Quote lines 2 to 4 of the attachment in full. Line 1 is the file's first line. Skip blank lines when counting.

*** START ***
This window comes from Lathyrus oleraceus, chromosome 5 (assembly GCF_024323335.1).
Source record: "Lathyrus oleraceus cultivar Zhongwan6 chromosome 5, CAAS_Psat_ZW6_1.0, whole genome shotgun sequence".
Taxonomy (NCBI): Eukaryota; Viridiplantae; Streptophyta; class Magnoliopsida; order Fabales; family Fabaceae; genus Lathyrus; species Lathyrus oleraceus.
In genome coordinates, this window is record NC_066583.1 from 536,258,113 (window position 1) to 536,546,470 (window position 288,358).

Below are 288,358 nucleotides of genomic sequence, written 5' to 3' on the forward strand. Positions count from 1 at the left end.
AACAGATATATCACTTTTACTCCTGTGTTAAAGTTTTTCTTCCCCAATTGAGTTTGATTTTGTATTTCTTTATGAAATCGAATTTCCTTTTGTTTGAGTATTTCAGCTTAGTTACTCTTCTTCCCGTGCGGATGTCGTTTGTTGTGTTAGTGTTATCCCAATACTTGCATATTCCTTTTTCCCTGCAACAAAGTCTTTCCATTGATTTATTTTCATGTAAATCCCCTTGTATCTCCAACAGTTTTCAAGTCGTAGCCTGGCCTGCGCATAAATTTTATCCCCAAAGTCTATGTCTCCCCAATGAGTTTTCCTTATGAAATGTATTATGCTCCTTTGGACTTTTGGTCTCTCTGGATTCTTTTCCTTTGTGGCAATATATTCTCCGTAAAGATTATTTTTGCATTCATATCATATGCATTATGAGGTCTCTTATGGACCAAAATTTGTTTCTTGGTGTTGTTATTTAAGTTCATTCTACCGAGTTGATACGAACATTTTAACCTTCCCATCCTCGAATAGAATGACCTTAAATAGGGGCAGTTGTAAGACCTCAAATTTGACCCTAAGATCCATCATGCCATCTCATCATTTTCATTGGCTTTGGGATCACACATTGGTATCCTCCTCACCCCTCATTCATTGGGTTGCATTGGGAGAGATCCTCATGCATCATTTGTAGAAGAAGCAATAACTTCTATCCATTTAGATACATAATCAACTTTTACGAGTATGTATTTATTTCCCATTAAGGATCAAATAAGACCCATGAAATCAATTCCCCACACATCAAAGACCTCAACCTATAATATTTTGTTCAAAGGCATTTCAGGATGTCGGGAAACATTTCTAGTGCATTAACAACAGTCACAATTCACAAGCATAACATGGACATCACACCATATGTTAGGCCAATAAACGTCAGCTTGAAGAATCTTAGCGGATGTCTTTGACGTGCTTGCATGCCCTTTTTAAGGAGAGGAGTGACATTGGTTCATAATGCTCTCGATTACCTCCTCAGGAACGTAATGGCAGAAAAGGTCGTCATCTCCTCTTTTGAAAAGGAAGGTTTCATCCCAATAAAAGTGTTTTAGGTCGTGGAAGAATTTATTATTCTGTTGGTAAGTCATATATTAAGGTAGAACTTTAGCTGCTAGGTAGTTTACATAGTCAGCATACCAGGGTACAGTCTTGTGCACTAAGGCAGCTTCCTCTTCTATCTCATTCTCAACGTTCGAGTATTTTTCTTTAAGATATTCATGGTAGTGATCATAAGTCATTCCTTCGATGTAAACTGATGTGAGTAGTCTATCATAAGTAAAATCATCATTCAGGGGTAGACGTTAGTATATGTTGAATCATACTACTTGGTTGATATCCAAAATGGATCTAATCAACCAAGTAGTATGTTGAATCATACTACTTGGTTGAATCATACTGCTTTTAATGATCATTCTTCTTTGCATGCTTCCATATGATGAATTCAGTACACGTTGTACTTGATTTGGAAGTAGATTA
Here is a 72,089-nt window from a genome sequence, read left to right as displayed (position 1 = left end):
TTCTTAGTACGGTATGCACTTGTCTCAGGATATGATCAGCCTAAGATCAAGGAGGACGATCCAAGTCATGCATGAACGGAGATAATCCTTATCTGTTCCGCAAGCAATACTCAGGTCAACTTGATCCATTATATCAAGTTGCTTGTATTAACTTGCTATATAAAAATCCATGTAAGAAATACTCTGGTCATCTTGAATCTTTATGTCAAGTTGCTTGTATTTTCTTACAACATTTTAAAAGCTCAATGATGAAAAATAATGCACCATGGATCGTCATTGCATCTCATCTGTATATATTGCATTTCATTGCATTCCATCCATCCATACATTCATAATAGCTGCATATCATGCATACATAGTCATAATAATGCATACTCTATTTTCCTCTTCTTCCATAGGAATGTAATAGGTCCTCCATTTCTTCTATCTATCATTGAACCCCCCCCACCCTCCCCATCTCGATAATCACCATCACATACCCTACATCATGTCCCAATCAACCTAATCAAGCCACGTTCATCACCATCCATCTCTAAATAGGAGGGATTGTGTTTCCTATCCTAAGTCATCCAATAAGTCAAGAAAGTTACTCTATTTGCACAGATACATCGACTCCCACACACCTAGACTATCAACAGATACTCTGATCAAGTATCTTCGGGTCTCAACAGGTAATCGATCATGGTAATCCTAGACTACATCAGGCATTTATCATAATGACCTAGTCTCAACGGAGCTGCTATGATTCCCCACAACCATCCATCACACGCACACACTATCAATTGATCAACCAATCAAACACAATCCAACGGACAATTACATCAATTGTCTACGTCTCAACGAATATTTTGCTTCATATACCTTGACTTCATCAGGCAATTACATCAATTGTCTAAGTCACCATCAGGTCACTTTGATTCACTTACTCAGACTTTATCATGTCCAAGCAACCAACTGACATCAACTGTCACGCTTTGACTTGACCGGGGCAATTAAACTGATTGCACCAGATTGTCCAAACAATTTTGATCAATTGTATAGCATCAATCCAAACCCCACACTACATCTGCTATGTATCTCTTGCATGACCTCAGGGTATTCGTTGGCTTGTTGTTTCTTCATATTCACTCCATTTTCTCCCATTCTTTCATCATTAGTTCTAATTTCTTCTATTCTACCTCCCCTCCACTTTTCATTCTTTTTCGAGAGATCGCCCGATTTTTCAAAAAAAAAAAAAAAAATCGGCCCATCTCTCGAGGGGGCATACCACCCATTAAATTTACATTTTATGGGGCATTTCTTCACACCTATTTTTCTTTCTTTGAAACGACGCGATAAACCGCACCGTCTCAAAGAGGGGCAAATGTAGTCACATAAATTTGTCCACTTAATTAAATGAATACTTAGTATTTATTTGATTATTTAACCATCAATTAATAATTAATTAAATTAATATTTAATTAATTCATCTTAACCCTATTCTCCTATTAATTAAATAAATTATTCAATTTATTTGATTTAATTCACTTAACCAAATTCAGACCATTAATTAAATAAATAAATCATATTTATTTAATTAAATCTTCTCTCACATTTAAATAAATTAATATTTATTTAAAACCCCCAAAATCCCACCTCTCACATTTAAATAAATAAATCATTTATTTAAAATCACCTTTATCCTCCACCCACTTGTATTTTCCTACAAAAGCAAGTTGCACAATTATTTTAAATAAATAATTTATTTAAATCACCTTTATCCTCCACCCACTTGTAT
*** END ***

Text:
Source record: "Lathyrus oleraceus cultivar Zhongwan6 chromosome 5, CAAS_Psat_ZW6_1.0, whole genome shotgun sequence".
Taxonomy (NCBI): Eukaryota; Viridiplantae; Streptophyta; class Magnoliopsida; order Fabales; family Fabaceae; genus Lathyrus; species Lathyrus oleraceus.
In genome coordinates, this window is record NC_066583.1 from 536,258,113 (window position 1) to 536,546,470 (window position 288,358).